Climate change leaves Zambia’s capital dry


The erratic water supply in Lusaka Province where the nation’s capital is located is a result of climate change effects, says Zambian Water Development, Sanitation and Environmental Minister Lloyd Kaziya.

The minister said water resource in the province had declined by over the years, posing challenges for the water utility company, Lusaka Water and Sewerage Company (LWSC) to adequately supply water for residential, industrial and agricultural usage.

“As you may be aware, water is a strategic natural resource which has both an economic and social value but increasingly we are faced with a threat of declining water resource as a result of climate change,” Kaziya said.

According to Kaziya, Lusaka City being one of the populous cities in Africa is facing many challenges in accessing safe and clean water.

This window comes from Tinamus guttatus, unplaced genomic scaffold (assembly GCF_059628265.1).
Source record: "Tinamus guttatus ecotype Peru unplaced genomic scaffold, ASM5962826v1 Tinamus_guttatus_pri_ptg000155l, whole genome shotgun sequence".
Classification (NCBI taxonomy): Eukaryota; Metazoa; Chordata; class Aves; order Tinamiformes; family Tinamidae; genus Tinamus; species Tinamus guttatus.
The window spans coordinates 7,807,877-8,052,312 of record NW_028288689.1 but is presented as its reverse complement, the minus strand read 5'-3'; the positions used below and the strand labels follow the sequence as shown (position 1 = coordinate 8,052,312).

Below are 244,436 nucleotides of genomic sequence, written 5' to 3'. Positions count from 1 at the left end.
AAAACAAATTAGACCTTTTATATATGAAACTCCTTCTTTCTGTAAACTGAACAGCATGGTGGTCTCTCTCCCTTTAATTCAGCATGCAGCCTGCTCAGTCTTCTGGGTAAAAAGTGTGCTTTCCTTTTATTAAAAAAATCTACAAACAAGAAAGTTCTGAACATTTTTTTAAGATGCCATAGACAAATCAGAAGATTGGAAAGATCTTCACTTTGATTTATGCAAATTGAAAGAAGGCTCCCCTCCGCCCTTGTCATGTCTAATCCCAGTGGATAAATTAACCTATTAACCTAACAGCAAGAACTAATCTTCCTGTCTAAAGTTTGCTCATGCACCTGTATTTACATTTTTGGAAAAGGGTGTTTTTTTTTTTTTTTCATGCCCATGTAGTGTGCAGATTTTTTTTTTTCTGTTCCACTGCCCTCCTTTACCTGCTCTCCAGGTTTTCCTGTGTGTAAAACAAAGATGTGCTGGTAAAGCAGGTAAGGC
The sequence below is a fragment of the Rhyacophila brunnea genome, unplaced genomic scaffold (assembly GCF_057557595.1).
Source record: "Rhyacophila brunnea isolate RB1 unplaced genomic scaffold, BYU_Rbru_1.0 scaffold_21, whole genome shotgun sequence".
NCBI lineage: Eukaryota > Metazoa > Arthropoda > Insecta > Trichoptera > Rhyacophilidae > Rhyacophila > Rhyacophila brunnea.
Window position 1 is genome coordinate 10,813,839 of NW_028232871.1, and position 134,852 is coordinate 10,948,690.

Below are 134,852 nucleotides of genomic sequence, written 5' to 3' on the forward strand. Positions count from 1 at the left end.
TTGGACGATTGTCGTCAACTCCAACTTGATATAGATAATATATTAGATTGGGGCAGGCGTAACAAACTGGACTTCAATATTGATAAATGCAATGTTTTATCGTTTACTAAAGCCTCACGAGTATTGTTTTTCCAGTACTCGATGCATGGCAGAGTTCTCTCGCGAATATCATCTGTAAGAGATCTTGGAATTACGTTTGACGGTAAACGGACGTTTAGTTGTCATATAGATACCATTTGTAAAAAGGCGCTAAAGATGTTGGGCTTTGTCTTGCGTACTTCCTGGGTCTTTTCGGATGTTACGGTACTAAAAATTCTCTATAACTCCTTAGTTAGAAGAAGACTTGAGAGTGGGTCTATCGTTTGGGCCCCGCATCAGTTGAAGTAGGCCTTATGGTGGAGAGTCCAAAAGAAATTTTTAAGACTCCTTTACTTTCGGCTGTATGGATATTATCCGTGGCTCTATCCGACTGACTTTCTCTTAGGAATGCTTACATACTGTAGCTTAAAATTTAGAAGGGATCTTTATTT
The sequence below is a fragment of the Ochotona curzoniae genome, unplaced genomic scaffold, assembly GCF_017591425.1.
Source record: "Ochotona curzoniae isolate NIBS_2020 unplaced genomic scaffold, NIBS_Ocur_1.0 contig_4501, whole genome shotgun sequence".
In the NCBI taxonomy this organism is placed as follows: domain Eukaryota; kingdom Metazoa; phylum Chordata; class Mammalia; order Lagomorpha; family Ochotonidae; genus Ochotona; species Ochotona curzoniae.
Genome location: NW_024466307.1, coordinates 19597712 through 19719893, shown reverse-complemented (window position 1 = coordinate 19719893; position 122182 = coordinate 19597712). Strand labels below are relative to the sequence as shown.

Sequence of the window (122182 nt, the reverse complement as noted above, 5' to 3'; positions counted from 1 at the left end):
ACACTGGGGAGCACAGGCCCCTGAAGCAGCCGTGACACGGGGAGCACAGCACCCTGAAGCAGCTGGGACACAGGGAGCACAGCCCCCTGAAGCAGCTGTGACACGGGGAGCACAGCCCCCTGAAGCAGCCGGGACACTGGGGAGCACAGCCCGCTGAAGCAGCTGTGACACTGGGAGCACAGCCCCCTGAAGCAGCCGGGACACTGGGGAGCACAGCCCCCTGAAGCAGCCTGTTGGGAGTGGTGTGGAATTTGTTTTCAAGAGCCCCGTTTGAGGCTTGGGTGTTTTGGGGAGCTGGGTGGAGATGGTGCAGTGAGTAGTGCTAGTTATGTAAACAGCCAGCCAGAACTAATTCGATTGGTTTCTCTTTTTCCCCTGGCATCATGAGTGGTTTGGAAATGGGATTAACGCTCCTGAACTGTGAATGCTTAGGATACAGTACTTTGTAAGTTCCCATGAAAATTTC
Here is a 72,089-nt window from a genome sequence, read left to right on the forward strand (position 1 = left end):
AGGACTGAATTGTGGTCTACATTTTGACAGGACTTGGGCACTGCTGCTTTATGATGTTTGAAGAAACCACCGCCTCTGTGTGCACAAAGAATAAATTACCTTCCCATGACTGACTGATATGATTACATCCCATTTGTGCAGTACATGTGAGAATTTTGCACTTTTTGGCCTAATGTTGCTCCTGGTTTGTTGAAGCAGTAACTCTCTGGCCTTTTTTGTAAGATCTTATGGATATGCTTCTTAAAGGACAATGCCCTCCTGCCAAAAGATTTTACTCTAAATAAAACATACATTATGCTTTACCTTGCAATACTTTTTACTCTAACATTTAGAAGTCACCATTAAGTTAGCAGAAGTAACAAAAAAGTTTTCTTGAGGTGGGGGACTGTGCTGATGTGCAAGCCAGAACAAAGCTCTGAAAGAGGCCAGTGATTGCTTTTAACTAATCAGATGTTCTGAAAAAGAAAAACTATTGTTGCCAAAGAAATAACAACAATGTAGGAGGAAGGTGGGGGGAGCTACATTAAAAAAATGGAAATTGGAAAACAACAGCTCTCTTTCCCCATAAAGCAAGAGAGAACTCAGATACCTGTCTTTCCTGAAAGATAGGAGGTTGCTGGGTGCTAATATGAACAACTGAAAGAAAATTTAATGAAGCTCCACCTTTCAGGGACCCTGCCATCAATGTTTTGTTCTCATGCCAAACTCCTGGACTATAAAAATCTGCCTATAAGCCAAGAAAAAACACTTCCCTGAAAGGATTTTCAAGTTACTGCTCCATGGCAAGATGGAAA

He called for urgent measures to arrest ‘extreme’ climatic developments as these were negatively affecting the natural, physical, financial and human resources in Lusaka Province and the nation as a whole.

The climatic hazards Zambia is facing are droughts, floods, and—to some extent— extreme temperatures. All of them have negative effects on agriculture.

Small-scale farmers are most vulnerable to climate hazards by the disruption of their normal farming cycles that rely heavily rainfall patterns. This increased the nation’s economic vulnerability as the agriculture sector rests on 1.6 million smallholder farmers.

Kaziya reiterated the need to step up adaptive measures to mitigate the climatic hazards and called on the private sector to join government to address the challenges confronting the water sector in Zambia.

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